Knowing as desiring. Mythic knowledge and the knowledge journey in communities of practitioners

Silvia Gherardi (Silvia Gherardi is from the Dipartimento di Sociologia e Ricerca Sociale, Research Unit on Organizational Cognition and Learning, Trento, Italy.)

Journal of Workplace Learning

ISSN: 1366-5626

Publication date: 1 December 2003


Why do people and their organizations seek out knowledge? Most of the recurrent explanations emphasise the instrumental use of knowledge: in order to solve problems, to gain competitive advantages, to exploit innovation commercially, or to contribute to the wellbeing of future generations. But besides the rationality and purposiveness of knowledge‐gathering, there is another aspect that may be undervalued in organization studies: that of a search for knowledge driven by a love of knowledge for its own sake. Knowledge as an end in itself motivates people and organizations. In order to explore how desire for knowledge may operate in organizing, the paper refers to the literary figure of the “knowledge journey” and to one of the greatest of all travellers: Ulysses.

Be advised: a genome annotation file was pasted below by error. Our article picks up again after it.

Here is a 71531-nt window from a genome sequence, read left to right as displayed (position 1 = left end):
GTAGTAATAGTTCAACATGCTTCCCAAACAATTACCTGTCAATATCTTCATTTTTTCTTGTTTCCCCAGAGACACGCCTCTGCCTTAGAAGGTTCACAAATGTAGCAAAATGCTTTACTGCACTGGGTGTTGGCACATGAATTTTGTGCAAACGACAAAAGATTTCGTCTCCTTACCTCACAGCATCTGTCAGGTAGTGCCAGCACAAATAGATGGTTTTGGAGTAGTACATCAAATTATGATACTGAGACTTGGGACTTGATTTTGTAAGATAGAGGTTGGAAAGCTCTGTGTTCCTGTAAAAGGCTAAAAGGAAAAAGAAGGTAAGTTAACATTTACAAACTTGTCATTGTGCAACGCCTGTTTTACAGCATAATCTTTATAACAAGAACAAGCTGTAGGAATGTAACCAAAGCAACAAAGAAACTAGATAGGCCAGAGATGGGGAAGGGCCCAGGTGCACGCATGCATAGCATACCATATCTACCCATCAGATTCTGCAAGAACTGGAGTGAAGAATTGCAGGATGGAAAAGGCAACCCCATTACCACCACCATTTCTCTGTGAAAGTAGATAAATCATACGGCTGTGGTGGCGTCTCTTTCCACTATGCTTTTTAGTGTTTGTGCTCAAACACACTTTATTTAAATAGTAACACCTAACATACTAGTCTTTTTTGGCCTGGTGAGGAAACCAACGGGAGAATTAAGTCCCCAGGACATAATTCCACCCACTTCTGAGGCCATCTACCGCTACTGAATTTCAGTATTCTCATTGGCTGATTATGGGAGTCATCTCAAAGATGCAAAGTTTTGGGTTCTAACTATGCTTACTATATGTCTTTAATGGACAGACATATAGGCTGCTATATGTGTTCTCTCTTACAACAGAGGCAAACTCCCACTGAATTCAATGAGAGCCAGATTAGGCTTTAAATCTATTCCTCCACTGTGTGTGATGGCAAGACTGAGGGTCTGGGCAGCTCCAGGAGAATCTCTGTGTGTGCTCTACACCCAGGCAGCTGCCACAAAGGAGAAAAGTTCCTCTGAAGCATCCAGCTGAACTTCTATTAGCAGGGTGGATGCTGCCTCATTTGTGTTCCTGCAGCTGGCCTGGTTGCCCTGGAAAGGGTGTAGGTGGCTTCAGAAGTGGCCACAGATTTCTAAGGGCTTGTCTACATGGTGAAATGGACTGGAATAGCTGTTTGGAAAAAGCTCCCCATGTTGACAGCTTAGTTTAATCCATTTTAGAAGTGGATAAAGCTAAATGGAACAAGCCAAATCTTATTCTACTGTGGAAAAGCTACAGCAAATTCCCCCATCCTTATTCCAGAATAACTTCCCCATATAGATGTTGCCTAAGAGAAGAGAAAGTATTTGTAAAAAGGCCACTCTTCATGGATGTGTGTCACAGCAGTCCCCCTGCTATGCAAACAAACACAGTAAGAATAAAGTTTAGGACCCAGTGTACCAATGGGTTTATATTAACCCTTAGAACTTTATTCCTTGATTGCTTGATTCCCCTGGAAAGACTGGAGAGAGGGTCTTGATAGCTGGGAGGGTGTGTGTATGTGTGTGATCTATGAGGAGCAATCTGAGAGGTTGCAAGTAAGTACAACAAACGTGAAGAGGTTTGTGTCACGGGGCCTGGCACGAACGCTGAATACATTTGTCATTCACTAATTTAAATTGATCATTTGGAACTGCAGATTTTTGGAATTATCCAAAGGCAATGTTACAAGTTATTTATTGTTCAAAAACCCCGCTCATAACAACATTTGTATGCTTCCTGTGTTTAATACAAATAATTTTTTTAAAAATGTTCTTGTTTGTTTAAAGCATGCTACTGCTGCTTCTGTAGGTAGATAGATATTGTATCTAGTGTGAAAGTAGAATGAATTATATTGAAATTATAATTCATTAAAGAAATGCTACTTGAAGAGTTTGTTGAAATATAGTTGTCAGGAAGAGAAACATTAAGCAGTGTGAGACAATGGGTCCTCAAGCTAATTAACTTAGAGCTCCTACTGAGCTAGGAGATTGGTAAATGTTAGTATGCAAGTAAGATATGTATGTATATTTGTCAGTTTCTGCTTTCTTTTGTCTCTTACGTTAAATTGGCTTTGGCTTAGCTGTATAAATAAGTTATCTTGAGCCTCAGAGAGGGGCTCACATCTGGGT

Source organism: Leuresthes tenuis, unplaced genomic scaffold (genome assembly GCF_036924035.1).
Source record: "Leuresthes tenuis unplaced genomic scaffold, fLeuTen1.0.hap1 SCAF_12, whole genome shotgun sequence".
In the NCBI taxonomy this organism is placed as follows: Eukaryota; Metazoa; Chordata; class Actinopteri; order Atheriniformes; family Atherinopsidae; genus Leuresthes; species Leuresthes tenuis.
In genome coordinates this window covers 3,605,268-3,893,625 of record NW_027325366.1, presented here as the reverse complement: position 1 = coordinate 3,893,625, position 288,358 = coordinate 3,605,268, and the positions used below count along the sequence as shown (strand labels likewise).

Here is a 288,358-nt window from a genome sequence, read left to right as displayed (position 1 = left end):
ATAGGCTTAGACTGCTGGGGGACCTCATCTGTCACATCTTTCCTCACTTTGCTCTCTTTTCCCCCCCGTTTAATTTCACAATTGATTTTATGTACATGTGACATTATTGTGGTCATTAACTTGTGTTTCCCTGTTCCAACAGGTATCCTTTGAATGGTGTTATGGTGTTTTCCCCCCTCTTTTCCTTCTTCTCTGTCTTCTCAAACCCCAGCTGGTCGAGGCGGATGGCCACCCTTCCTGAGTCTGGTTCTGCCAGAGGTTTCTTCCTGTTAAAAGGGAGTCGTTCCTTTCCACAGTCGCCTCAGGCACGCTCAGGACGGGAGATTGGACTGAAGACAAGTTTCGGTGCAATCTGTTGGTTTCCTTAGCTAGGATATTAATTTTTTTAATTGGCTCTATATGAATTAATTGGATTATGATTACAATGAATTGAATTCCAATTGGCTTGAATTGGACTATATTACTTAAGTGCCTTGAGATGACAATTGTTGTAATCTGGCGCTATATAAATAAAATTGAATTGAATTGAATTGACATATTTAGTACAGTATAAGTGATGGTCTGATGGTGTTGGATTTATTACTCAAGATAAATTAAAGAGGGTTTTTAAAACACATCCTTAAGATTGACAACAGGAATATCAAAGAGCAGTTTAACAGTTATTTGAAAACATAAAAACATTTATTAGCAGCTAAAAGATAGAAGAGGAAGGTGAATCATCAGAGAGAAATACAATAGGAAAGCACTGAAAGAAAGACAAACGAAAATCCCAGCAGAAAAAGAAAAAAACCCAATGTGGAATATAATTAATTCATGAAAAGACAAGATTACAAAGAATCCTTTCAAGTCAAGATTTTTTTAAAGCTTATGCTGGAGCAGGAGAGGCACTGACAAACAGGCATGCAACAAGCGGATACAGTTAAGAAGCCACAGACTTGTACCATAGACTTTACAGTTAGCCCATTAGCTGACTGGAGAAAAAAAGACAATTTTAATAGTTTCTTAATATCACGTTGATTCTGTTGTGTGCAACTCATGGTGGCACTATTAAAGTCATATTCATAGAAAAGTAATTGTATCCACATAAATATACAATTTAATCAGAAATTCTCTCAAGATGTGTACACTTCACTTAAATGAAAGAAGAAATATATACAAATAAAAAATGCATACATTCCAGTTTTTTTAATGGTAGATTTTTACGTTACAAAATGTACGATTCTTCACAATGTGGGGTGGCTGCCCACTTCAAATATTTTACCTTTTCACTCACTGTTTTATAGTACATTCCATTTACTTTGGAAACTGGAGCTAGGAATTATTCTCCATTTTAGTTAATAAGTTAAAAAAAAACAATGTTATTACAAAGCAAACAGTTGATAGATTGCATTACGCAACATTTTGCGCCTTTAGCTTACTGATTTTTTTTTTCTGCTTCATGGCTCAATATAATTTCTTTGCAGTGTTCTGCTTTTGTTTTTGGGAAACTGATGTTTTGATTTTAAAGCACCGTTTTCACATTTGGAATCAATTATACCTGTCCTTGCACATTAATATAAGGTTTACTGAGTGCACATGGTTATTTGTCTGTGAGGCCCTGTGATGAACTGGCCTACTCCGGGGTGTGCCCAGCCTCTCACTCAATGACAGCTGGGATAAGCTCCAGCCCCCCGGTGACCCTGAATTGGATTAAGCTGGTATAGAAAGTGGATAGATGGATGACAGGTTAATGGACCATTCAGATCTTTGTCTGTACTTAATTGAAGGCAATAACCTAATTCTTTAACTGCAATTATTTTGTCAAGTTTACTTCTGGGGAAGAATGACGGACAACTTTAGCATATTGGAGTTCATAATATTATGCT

Gherardi, S. (2003), "Knowing as desiring. Mythic knowledge and the knowledge journey in communities of practitioners", Journal of Workplace Learning, Vol. 15 No. 7/8, pp. 352-358.

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Copyright © 2003, MCB UP Limited

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